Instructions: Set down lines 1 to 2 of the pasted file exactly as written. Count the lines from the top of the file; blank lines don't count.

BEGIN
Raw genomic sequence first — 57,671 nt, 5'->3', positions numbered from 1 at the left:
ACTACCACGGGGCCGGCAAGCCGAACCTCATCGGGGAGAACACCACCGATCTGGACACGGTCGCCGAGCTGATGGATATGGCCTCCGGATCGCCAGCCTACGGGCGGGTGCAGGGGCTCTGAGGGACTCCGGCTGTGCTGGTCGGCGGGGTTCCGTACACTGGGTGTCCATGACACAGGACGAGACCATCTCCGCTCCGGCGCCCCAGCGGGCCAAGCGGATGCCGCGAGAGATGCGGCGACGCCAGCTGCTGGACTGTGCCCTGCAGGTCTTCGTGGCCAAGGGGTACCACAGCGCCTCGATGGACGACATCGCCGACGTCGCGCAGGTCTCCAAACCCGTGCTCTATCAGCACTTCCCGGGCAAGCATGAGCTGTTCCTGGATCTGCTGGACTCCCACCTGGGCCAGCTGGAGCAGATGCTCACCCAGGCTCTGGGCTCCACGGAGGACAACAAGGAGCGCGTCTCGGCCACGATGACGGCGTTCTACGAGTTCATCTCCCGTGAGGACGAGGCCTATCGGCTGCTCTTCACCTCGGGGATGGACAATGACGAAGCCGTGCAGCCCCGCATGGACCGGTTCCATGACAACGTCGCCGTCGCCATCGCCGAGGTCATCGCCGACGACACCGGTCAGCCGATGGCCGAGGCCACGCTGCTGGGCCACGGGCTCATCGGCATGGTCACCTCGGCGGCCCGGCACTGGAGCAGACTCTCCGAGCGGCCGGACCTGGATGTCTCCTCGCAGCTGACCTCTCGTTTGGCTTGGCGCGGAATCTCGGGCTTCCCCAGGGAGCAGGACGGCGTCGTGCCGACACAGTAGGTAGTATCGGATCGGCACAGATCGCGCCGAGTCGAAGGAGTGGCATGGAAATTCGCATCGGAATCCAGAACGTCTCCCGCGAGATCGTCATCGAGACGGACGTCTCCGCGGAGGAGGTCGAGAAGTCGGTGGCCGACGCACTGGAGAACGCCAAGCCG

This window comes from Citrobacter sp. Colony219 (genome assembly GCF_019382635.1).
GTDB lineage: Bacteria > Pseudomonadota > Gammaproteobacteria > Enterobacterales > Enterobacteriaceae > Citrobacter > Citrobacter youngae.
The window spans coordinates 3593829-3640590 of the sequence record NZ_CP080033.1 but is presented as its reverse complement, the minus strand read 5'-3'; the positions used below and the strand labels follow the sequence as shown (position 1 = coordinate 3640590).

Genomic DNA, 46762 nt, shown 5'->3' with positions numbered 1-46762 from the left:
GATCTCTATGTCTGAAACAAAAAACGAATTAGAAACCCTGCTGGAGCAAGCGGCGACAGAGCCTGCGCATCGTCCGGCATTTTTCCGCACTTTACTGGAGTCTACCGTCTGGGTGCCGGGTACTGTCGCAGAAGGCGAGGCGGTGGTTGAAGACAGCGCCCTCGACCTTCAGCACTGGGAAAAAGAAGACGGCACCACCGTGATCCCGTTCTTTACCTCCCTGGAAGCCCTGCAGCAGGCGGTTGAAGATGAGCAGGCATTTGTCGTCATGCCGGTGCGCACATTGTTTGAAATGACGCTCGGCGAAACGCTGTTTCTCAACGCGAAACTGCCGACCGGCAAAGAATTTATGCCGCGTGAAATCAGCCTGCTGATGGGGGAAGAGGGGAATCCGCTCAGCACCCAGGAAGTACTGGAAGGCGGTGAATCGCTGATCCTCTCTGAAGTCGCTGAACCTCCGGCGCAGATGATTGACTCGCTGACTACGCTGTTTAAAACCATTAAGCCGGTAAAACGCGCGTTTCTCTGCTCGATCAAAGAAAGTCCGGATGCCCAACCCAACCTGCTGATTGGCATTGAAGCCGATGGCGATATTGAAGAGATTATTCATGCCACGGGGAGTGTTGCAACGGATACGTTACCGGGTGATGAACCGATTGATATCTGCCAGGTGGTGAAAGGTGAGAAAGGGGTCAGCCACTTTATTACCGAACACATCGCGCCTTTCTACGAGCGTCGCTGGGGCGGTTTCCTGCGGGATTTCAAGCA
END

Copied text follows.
Raw genomic sequence first — 57,671 nt, 5'->3', positions numbered from 1 at the left:
ACTACCACGGGGCCGGCAAGCCGAACCTCATCGGGGAGAACACCACCGATCTGGACACGGTCGCCGAGCTGATGGATATGGCCTCCGGATCGCCAGCCTACGGGCGGGTGCAGGGGCTCTGAGGGACTCCGGCTGTGCTGGTCGGCGGGGTTCCGTACACTGGGTGTCCATGACACAGGACGAGACCATCTCCGCTCCGGCGCCCCAGCGGGCCAAGCGGATGCCGCGAGAGATGCGGCGACGCCAGCTGCTGGACTGTGCCCTGCAGGTCTTCGTGGCCAAGGGGTACCACAGCGCCTCGATGGACGACATCGCCGACGTCGCGCAGGTCTCCAAACCCGTGCTCTATCAGCACTTCCCGGGCAAGCATGAGCTGTTCCTGGATCTGCTGGACTCCCACCTGGGCCAGCTGGAGCAGATGCTCACCCAGGCTCTGGGCTCCACGGAGGACAACAAGGAGCGCGTCTCGGCCACGATGACGGCGTTCTACGAGTTCATCTCCCGTGAGGACGAGGCCTATCGGCTGCTCTTCACCTCGGGGATGGACAATGACGAAGCCGTGCAGCCCCGCATGGACCGGTTCCATGACAACGTCGCCGTCGCCATCGCCGAGGTCATCGCCGACGACACCGGTCAGCCGATGGCCGAGGCCACGCTGCTGGGCCACGGGCTCATCGGCATGGTCACCTCGGCGGCCCGGCACTGGAGCAGACTCTCCGAGCGGCCGGACCTGGATGTCTCCTCGCAGCTGACCTCTCGTTTGGCTTGGCGCGGAATCTCGGGCTTCCCCAGGGAGCAGGACGGCGTCGTGCCGACACAGTAGGTAGTATCGGATCGGCACAGATCGCGCCGAGTCGAAGGAGTGGCATGGAAATTCGCATCGGAATCCAGAACGTCTCCCGCGAGATCGTCATCGAGACGGACGTCTCCGCGGAGGAGGTCGAGAAGTCGGTGGCCGACGCACTGGAGAACGCCAAGCCG